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Bible Commentaries
Ezekiel 6

Dr. Constable's Expository NotesConstable's Expository Notes


2. The judgment coming on Judah chs. 6-7

The Lord commanded Ezekiel to announce prophetic messages to the Jews in captivity after his time of imposed silence ended (cf. Ezekiel 3:26-27). In these messages the prophet elaborated some of the symbols he introduced in chapter 5. The first message dealt with the cause of the judgment, namely, idolatry (ch. 6), and the second with the nature of the judgment (ch. 7).

The destruction of pagan shrines ch. 6

". . . the focus of chap. 6 is on the individual responsibility of the people and prepares the way for the subsequent spoken messages." [Note: Cooper, p. 106. Allen, pp. 92-96, provided an excursus on and a chart of the parallels between Leviticus 26 and Ezekiel 4-6.]

Verses 1-2

The Lord directed Ezekiel to pronounce an oracle of judgment against "the mountains of Israel." This phrase occurs 17 times in Ezekiel and nowhere else in the Old Testament. In Ezekiel 36:1-15 Ezekiel prophesied a message of restoration to these mountains. The mountains of Israel, which run the entire length of the country from north to south, represent the whole land of Israel, especially Jerusalem, which sits on the central watershed ridge. By contrast, Babylonia was very flat. Specifically, the mountains of Israel also stand for the centers of pagan worship where the Israelites practiced idolatry. The expression "set your face toward" always means to turn toward something with hostile intentions in all 14 of its occurrences in Ezekiel.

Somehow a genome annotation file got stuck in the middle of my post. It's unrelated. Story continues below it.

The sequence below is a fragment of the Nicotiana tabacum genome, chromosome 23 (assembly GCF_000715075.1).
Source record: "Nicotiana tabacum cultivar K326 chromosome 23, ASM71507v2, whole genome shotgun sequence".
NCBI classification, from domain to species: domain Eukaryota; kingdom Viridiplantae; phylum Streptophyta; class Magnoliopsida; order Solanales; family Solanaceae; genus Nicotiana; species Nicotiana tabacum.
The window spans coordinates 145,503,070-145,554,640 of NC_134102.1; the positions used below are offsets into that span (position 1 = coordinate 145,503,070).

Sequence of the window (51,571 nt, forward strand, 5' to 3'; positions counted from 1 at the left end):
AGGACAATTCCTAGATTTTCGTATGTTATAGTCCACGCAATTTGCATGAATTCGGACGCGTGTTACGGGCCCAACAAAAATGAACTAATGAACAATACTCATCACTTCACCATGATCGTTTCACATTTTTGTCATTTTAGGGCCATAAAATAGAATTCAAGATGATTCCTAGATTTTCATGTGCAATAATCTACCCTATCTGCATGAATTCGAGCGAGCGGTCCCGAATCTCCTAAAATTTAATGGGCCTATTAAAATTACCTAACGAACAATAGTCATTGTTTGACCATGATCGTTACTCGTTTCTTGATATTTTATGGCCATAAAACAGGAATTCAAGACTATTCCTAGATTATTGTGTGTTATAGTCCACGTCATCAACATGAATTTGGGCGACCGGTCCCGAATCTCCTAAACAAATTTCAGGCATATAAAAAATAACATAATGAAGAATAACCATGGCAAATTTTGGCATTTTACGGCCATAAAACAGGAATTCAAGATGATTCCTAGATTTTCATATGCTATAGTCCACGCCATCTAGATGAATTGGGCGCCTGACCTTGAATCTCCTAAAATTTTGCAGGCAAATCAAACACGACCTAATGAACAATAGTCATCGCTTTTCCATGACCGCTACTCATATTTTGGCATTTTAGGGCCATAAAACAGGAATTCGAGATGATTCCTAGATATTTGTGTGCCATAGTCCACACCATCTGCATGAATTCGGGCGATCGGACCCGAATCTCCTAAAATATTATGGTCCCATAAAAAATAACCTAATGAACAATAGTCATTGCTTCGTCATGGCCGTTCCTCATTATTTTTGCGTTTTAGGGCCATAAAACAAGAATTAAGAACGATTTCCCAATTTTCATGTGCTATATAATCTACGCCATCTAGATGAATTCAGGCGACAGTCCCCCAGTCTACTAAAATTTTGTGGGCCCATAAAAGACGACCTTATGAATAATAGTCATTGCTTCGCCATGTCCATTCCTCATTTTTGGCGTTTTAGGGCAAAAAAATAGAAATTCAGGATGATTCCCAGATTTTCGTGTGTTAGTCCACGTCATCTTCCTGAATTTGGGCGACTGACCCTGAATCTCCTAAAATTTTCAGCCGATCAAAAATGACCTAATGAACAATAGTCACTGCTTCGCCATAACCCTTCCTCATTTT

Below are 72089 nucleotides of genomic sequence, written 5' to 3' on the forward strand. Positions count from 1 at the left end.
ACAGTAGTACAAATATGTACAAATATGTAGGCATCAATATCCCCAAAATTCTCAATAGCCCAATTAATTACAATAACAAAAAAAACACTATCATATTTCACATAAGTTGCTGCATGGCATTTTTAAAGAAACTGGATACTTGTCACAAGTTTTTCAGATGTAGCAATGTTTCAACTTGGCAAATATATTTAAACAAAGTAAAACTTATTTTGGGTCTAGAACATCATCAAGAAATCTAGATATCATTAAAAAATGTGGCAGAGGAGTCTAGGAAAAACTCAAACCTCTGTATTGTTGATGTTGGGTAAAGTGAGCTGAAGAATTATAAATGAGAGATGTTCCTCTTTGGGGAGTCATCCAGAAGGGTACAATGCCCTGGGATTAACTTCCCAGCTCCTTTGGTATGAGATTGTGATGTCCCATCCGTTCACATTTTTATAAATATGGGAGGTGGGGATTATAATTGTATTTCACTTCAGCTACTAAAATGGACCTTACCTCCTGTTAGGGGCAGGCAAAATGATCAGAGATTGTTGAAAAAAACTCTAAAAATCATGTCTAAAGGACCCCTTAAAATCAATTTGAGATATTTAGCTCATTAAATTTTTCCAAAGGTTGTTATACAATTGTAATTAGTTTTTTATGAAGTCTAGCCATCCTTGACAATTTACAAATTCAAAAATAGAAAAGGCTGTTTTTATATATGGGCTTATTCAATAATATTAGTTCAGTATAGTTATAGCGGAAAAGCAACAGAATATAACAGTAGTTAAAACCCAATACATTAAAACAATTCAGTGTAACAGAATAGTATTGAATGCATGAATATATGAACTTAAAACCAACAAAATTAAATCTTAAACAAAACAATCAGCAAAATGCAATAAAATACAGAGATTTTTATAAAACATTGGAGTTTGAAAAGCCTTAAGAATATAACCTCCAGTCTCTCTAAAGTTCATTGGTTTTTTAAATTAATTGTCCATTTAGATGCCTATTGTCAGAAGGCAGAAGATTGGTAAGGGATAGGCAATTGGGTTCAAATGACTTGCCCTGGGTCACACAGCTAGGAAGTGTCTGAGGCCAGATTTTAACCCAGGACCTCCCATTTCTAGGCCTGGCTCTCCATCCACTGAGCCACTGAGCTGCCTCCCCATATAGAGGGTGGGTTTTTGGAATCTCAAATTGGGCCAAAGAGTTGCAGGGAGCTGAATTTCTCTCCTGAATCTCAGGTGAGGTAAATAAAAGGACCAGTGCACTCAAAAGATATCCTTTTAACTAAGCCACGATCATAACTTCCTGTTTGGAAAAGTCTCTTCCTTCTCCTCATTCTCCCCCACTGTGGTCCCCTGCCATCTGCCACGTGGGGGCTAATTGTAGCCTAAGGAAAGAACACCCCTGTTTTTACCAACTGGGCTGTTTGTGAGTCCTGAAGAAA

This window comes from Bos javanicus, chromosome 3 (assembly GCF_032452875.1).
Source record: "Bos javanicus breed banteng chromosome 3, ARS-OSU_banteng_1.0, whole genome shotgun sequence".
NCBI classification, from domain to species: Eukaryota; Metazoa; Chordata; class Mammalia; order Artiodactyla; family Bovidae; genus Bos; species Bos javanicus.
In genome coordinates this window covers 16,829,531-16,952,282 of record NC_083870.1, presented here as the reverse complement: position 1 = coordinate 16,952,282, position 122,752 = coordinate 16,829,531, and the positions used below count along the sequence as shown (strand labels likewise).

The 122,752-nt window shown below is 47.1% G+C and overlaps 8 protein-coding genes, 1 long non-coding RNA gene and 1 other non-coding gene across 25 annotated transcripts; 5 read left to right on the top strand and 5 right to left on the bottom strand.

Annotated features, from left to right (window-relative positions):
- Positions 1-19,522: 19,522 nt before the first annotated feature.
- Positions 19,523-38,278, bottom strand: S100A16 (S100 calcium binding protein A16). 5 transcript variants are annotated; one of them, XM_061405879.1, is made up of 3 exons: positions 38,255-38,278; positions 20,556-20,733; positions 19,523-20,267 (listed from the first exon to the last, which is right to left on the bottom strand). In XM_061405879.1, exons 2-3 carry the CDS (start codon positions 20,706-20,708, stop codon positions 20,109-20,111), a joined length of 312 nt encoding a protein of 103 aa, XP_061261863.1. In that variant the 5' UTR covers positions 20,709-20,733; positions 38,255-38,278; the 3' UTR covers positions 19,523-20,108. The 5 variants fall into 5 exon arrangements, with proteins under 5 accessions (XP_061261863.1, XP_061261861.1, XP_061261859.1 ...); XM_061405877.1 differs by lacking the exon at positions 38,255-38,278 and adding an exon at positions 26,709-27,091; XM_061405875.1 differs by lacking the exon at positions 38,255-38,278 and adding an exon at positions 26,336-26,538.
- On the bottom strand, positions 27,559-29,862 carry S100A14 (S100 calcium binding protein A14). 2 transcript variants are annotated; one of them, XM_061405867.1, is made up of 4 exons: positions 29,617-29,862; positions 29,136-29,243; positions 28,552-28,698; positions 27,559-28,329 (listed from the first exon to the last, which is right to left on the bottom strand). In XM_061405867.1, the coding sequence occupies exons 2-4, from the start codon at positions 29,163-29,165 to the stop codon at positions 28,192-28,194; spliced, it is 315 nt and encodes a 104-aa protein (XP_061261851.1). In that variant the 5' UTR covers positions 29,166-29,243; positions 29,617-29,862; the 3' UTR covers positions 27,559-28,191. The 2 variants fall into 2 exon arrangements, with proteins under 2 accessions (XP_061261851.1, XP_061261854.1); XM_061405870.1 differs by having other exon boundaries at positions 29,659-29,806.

"If the practice of turning to Jerusalem for prayer was already catching on among the exiles (cf. Daniel 6:10), there would be particular irony in his [Ezekiel’s] doing this in an act of condemnation." [Note: Taylor, p. 89.]

Verses 3-7

Ezekiel was to announce to his audience of exiles that God would bring warriors against Israel’s mountains, hills, ravines, and valleys, namely, the places where the people worshipped at pagan shrines (cf. 2 Kings 23:10). The object of His judgment would be the high places of worship that stood throughout the land. [Note: See Dyer, "Ezekiel," p. 1238, for a brief history of the high places in Canaan.] God would destroy the altars, and the people who worshipped before them would fall slain around them. The idols would not be able to defend their worshippers. The Lord would defile these altars with the bones of the Israelites who died before them (cf. Leviticus 26:30; 2 Kings 23:20; Psalms 53:5; Psalms 141:7; Jeremiah 8:1-2). Scattered animal bones often marked these places of sacrifice, but human bones would pollute them in the future. Pagan altars of all types that the people had built would be broken down throughout the country along with the cities. Many people would die, and God’s people would know that He had judged them.

"Judgment is a pervasive theme of all the prophets of Israel, but none exceeds Ezekiel in the abundance and intensity of his messages of divine retribution. Moreover, none reiterates as much as Ezekiel the pedagogical purposes of the visitations of the Lord: ’that they [Israel and the nations] might know Yahweh.’ Judgment, then, is not only retributive but redemptive. God’s purpose in judgment is not to destroy the peoples He has created but to bring them back into harmony with His creation purposes for them." [Note: Merrill, p. 372.]